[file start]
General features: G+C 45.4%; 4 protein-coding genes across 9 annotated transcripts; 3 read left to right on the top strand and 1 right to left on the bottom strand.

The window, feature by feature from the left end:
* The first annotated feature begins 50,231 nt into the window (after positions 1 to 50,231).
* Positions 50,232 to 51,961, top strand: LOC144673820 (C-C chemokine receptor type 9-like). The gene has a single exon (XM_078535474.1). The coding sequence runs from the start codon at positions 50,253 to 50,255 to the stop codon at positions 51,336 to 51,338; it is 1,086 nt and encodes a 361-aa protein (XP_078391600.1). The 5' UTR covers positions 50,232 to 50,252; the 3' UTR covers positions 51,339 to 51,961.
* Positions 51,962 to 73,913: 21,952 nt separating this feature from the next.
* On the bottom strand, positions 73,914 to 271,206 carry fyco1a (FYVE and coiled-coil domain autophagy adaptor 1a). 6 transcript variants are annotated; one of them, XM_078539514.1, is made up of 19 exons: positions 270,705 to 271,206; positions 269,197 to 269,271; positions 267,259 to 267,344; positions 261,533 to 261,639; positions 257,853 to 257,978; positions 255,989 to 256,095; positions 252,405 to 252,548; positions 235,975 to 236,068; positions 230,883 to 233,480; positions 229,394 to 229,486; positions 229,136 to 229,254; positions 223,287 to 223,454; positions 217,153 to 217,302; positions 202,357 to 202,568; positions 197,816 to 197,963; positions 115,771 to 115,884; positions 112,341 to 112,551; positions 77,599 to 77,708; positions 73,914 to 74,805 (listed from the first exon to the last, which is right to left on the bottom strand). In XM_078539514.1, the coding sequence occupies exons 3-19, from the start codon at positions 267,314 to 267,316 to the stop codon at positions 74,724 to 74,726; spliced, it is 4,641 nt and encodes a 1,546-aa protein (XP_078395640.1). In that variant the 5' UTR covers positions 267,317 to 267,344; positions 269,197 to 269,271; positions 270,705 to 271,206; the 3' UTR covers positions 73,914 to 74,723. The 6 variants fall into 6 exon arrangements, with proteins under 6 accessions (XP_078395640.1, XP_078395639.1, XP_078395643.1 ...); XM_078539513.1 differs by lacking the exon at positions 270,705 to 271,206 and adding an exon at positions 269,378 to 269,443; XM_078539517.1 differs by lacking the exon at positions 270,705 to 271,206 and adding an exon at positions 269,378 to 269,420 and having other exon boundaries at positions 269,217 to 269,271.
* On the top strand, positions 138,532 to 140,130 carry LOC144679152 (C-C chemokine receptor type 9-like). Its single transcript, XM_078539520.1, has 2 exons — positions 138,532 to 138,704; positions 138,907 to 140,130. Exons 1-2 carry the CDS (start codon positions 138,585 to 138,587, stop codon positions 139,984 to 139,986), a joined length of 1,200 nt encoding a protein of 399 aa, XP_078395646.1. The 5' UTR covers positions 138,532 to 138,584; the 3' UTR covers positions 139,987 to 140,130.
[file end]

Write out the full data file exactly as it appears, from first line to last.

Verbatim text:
General features: G+C 45.4%; 4 protein-coding genes across 9 annotated transcripts; 3 read left to right on the top strand and 1 right to left on the bottom strand.

The window, feature by feature from the left end:
* The first annotated feature begins 50,231 nt into the window (after positions 1 to 50,231).
* Positions 50,232 to 51,961, top strand: LOC144673820 (C-C chemokine receptor type 9-like). The gene has a single exon (XM_078535474.1). The coding sequence runs from the start codon at positions 50,253 to 50,255 to the stop codon at positions 51,336 to 51,338; it is 1,086 nt and encodes a 361-aa protein (XP_078391600.1). The 5' UTR covers positions 50,232 to 50,252; the 3' UTR covers positions 51,339 to 51,961.
* Positions 51,962 to 73,913: 21,952 nt separating this feature from the next.
* On the bottom strand, positions 73,914 to 271,206 carry fyco1a (FYVE and coiled-coil domain autophagy adaptor 1a). 6 transcript variants are annotated; one of them, XM_078539514.1, is made up of 19 exons: positions 270,705 to 271,206; positions 269,197 to 269,271; positions 267,259 to 267,344; positions 261,533 to 261,639; positions 257,853 to 257,978; positions 255,989 to 256,095; positions 252,405 to 252,548; positions 235,975 to 236,068; positions 230,883 to 233,480; positions 229,394 to 229,486; positions 229,136 to 229,254; positions 223,287 to 223,454; positions 217,153 to 217,302; positions 202,357 to 202,568; positions 197,816 to 197,963; positions 115,771 to 115,884; positions 112,341 to 112,551; positions 77,599 to 77,708; positions 73,914 to 74,805 (listed from the first exon to the last, which is right to left on the bottom strand). In XM_078539514.1, the coding sequence occupies exons 3-19, from the start codon at positions 267,314 to 267,316 to the stop codon at positions 74,724 to 74,726; spliced, it is 4,641 nt and encodes a 1,546-aa protein (XP_078395640.1). In that variant the 5' UTR covers positions 267,317 to 267,344; positions 269,197 to 269,271; positions 270,705 to 271,206; the 3' UTR covers positions 73,914 to 74,723. The 6 variants fall into 6 exon arrangements, with proteins under 6 accessions (XP_078395640.1, XP_078395639.1, XP_078395643.1 ...); XM_078539513.1 differs by lacking the exon at positions 270,705 to 271,206 and adding an exon at positions 269,378 to 269,443; XM_078539517.1 differs by lacking the exon at positions 270,705 to 271,206 and adding an exon at positions 269,378 to 269,420 and having other exon boundaries at positions 269,217 to 269,271.
* On the top strand, positions 138,532 to 140,130 carry LOC144679152 (C-C chemokine receptor type 9-like). Its single transcript, XM_078539520.1, has 2 exons — positions 138,532 to 138,704; positions 138,907 to 140,130. Exons 1-2 carry the CDS (start codon positions 138,585 to 138,587, stop codon positions 139,984 to 139,986), a joined length of 1,200 nt encoding a protein of 399 aa, XP_078395646.1. The 5' UTR covers positions 138,532 to 138,584; the 3' UTR covers positions 139,987 to 140,130.